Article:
Friday, January 29, 2010

Individual moods

Looking east towards The Empire State Building from 42nd and 11th Avenue. 5:45 PM. Photo: JH.
January 29, 2010. Yesterday was another beautiful, sunny day in New York, and cold and getting colder at night.

It was an especially quiet day for this Diarist. I’d got to bed very late the night before after posting Thursday’s NYSD and had to get up early to make a dental appointment at 11. Two hours. For a couple of things including a cleaning. My dentist Carmen Schuller is brilliant. Never any pain, (even when you’re getting the Novocain) a very positive personality, very knowledgeable and a natural teacher. She’s also the only person who ever did a root canal from start – and I mean the drill -- to finish in two hours (maybe a wee bit longer) with you leaving her office with a new tooth. The first time I remember asking, after what seemed like an hour having passed, “how much longer?”

“You’re finished,” she answered. And I was. It wasn’t an hour, but more like two. I left her office and went to get some lunch.

I know teeth and dentists are not a hot subject but as I was sitting there in the chair yesterday at the top of the day, reclining, looking out the window over the rooftops of the townhouses on East 62nd Street (Dr. Schuller is on East 61st between Park and Lex), looking at the barren leafless tree tops and the unadorned and unblemished rooftops and backs of buildings, I was thinking how even under such dull circumstances as going to the dentist, Dr. Schuller makes it a pleasure. A pleasure doing something you’d rather not ever do, but know you need to.

Two hours at the dentist, no lunch commitment, late late night before, I went home and had a little lunch, read some and took a snooze. Last night I had a quiet dinner with two friends at Swifty’s, which was busy although the crowd, like the day was somewhat subdued.

Traveling around the city often by taxi as frequently as I do even daily, I have noticed that days have their own individual moods and behavior patterns, just like us. You can see it in traffic by the way the drivers are running, or poking along, or taking idiotic risks or appearing brain-dead. I’ve watched it so much that I’ve asked drivers if it’s a true observation. They agree.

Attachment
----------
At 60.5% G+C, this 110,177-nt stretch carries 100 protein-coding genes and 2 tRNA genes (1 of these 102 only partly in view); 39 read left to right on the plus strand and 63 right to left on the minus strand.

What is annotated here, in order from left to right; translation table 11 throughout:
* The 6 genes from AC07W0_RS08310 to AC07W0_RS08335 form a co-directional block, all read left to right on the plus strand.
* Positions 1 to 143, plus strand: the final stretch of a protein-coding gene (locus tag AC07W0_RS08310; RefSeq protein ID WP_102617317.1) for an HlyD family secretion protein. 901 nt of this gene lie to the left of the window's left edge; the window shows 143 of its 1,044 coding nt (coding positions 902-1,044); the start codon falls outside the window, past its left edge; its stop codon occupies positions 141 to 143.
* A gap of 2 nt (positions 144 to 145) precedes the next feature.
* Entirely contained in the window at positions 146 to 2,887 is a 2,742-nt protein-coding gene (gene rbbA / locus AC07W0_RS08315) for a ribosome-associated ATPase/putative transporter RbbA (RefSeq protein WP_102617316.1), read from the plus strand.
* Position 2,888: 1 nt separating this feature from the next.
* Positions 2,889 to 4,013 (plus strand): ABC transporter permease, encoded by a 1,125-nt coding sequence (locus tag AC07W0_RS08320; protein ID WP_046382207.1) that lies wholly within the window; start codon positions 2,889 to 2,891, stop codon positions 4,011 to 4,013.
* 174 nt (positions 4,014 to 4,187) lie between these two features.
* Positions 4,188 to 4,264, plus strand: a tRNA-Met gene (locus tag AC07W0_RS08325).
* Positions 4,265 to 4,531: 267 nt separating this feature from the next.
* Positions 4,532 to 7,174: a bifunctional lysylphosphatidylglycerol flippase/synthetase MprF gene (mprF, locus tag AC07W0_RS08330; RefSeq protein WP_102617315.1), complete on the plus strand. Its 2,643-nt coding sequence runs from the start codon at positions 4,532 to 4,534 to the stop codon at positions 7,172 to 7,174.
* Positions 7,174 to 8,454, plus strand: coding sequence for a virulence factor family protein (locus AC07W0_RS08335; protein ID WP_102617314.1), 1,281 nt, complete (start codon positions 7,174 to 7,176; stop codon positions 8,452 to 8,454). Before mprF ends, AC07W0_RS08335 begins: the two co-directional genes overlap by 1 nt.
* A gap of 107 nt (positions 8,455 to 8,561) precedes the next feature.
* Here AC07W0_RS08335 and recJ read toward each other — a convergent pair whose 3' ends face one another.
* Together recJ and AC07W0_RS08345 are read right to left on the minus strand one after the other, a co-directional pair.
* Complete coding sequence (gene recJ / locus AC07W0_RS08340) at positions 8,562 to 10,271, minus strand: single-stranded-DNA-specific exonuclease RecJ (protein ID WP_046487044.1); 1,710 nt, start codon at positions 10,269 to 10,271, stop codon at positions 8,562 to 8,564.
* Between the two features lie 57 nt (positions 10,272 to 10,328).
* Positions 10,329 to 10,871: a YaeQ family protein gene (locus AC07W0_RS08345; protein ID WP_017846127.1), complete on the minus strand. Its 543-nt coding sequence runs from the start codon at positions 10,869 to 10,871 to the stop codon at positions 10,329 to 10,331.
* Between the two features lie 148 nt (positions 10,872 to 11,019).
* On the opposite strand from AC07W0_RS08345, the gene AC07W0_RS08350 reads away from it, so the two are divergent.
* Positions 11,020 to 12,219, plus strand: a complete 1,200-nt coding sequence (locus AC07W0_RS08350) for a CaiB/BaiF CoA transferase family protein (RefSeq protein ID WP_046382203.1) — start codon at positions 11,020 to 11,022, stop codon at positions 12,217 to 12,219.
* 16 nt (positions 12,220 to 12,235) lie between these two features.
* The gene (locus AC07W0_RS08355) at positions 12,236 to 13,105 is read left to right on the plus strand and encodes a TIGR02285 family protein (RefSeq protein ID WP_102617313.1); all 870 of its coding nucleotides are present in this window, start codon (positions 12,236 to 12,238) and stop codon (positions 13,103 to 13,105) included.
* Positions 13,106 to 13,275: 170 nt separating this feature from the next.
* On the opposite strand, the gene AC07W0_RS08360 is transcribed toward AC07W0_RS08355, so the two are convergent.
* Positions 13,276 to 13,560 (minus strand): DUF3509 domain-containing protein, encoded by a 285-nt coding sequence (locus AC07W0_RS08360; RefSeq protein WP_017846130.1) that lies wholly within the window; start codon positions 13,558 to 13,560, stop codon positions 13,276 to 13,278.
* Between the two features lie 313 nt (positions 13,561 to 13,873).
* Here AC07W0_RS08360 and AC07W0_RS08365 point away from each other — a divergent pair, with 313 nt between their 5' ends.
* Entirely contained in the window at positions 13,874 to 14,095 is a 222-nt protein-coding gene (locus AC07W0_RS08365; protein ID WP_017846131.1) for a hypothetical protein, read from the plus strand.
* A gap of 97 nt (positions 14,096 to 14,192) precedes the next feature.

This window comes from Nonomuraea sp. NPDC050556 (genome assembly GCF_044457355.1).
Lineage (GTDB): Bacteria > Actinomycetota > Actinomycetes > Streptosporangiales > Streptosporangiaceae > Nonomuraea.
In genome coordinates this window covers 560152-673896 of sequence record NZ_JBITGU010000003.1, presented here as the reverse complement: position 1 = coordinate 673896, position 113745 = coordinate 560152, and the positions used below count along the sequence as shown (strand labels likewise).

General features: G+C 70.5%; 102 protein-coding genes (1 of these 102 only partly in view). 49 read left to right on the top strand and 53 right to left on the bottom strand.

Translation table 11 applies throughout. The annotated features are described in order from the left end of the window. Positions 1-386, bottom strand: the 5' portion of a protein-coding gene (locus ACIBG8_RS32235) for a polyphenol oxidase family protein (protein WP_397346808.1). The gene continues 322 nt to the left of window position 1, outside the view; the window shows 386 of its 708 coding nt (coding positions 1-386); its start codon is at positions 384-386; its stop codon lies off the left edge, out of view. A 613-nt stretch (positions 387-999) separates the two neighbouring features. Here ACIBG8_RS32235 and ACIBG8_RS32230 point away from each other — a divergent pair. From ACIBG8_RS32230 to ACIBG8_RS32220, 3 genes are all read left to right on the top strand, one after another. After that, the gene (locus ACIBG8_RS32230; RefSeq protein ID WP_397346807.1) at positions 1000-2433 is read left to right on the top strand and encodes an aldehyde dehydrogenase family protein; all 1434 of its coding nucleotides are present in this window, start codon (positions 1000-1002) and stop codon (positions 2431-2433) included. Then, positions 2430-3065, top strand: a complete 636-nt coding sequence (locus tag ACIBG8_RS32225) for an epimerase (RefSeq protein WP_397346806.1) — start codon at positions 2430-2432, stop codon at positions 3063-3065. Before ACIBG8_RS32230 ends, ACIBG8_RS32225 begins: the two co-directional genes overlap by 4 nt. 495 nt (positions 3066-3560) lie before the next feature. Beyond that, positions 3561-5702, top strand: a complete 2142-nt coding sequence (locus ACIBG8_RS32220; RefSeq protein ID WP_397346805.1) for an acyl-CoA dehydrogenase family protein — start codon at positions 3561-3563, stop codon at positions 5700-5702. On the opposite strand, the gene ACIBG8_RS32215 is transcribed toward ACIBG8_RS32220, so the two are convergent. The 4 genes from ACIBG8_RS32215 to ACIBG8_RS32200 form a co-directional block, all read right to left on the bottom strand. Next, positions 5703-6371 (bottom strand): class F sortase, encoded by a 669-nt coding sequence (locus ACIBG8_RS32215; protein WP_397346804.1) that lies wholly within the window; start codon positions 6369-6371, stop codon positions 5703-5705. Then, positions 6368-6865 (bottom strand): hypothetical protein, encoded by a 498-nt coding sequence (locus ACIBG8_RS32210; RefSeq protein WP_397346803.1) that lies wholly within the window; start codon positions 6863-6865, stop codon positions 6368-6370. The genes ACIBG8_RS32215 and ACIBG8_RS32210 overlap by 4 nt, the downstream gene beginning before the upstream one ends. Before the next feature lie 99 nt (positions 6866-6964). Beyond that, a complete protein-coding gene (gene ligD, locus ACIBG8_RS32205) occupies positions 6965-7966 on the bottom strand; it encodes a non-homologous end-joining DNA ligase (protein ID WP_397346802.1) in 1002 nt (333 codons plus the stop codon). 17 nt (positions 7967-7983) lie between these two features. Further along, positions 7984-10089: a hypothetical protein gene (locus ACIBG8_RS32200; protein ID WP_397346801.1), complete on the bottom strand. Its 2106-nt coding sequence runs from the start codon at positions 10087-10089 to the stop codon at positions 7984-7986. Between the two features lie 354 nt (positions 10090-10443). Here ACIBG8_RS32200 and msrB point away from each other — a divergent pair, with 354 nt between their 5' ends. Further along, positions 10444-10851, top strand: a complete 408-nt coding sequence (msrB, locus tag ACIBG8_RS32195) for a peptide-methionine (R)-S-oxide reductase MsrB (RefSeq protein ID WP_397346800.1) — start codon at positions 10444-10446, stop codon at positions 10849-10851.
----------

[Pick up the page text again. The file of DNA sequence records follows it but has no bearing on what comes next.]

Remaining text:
There is a big difference in the mood of the city since the markets fell out of bed more than a year ago. There’s been a clear sobering effect, a dimming of the ballyhoo and folderol of glitz and bling. Lady GaGa’s hottest ticket sold out performance at Radio City was almost a reaction to that, an opportunity to Get Lost for pleasure, get stirred up with the Indominatable Youth and its certainties.

The city is still crowded a lot, the citizens continue living their daily lives – which are often far more hectic than in most places; restaurants – at least the most familiar ones – are packed, but it’s not the state of euphoria it sometimes seemed before 9/11 and a couple of years after 9/11.

We’re in that moment where transition and transformation meet when looked at in retrospect. We were talking a little bit about that at dinner last night. One of my dinner partners pointed out that New York is a city that people want to live in. They come from near and far just to see it (as witnessed by this past summer and autumn’s tourist crowds). This was certainly true for those at my table last night, and true, I know, for many of the other diners. It is those people, who want to come here who do the transforming. Because New York always appears to stay the same despite its constant change.

So this “mood” I’ve been referring to is most likely the edge, the beginning.

Meanwhile, apropos of all that, but something intriguing. Ivana Trump is always working, as you may or may not know. Her children get a lot of their ambition from their mother as well as their father. Since her divorce all those many years ago from Donald, she has had a very successful business career which, like her former husband’s, is related to her public persona. It is what today’s college students call Marketing. They get degrees in it. Ivana wrote the book. One of the more recent ones, anyway.
Her husband in the picture we have of them arriving at an event, is a good example – Rosano Rubicondi was once always in Ivana’s shadow, inevitably, is now a famous television personality in his native Italy with his own reality show. There’s no place he can go where the crowds don’t hail him.You can be sure he picked up more than a few tips from Ivana in developing this kind of career.